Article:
Forensic pathologist Ella Sugo told the court Gloria also showed signs of malnutrition and immune deficiency.
She had zinc, protein and vitamin A deficiency, a fatty liver, and bacterial infections on her skin, her eyes and in the blood stream, the court heard.
The inquest continues.
Quintessence nook (3/11/2007)
Here are some cautionary tales from the misty past of Quintessence of the Loon. We are all bound for Hell. Don't say that you were not warned.
in the Hands of an Angry God by Jonathan Edwards
I like a good sermon. A good preacher can fill the hall with the smell of brimstone and get you a'shakin' in your shoes. You hear this stuff and you know you are going to Hell. You will not pass Go. You will not collect $200. If you have been wicked, and you know when you have been wicked, then God will cast you into a lake of eternal fire where you will spend eternity wishing for a single drop of cool water on your tongue. But no water will come, only bile and vinegar. And even they will dry up before your eyes. Remember this before you covet your neighbour's ass, or even his donkey. Don't even think about his Lexus. Imagine what it will be like, standing up to your waist in molten steel being thrashed with barbed wire and having salt rubbed into the wounds. And that's only for the first million years. After that it gets nasty.
Hates America November 2000
Fred Phelps. Does any more need to be said other than that name? A name which strikes fear into the hearts of hairdressers, crossdressers, sodomites, catamites, dancers, prancers and men romancers. And funeral directors. Fred has now declared that, as well as those who ignore Leviticus, we are all doomed and are GOING TO HELL! Well, I'm not, because I'm not in America but it will happen here as well. It's now too late according to Rev Fred and even praying won't help. When God gives up, He gives up for good. There is something wrong with the expression "gives up for good" in the previous sentence. I must look it up in my dictionary. Aaarrgghh!! The dictionary has rude words in it! I am going to Hell! Why didn't I listen to Phelps?
Plow November 2000
Even though I am a religious remnant and a part of the intellectual elite and am therefore accused of playing the harlot, I have always made it a habit to avoid harlots. There is something about the average harlot which makes me uneasy. Perhaps it's the clothes harlots wear, although some of them don't wear much at all. Maybe it's because you can't have a good conversation with a harlot, as their profession is so intellectually demanding that the only thing they can talk about is harlotry. Just about the only time I have anything to do with harlots is during the local Chamber of Commerce's "Helping Hands for Handicapped Harlots Festival" when I push a wheelchaired harlot in the parade. Usually I'm like the man in that old film who told a woman called Scarlett O'Harlott that he didn't give a damn. Whores are a different matter, but we will get into that subject at another time. [Sadly, the amazingly amusing religious site Gospel Plow died without subsequent resurrection in 2009. Who will warn us of the perils of harlotry now?]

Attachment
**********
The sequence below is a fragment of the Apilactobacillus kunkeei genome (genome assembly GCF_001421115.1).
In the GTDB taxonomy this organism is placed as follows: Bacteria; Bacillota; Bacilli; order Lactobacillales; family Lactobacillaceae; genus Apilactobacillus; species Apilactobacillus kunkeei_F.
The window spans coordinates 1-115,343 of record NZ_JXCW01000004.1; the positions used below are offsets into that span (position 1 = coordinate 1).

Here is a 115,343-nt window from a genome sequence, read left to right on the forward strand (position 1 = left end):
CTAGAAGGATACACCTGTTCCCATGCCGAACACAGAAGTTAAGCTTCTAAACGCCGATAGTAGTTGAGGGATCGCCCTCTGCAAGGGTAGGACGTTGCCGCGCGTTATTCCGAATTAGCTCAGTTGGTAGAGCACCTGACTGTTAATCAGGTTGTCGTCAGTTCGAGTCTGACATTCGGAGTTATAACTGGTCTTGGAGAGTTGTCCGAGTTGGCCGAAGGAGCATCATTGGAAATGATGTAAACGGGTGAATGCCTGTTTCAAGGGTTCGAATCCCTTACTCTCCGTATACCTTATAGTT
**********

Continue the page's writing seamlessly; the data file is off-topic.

Vote early, vote often (10/11/2007)
The Australian Constitution gives us the following assurance of freedom both of and from religion:
116. The Commonwealth shall not make any law for establishing any religion, or for imposing any religious observance, or for prohibiting the free exercise of any religion, and no religious test shall be required as a qualification for any office or public trust under the Commonwealth.
One of the people closely associated with the similar sentiments expressed in the First Amendment of the US Constitution, Thomas Jefferson, is supposed to have said "Eternal vigilance is the price of freedom". There doesn't seem to be any record of Jefferson actually saying or writing this (the earliest public use of the expression seems to be by John Philpot Curran in 1790), but he was certainly someone who was in favour of "building a wall of separation between church and state".
That wall has been looking a bit shaky lately in Australia so it is time for some extra vigilance. Into the breach has stepped the Secular Party, and my friend Ian Bryce is at the top of the party's ticket in my state in the coming Senate election. I'm not going to attempt to explain how a proportional voting system with preferences works but the record of candidates from minuscule parties getting elected without assistance from other candidates is not encouraging. Strange things can happen, however, and the blatantly religious Family First party managed to win a Senate seat at the last election, although the experts seem to think that this was because of some bad arithmetical predictions by a major party when preparing "How to Vote" cards. Still, that creates some hope that Ian and his party colleagues might get enough votes to make a difference and to encourage them to try harder next time.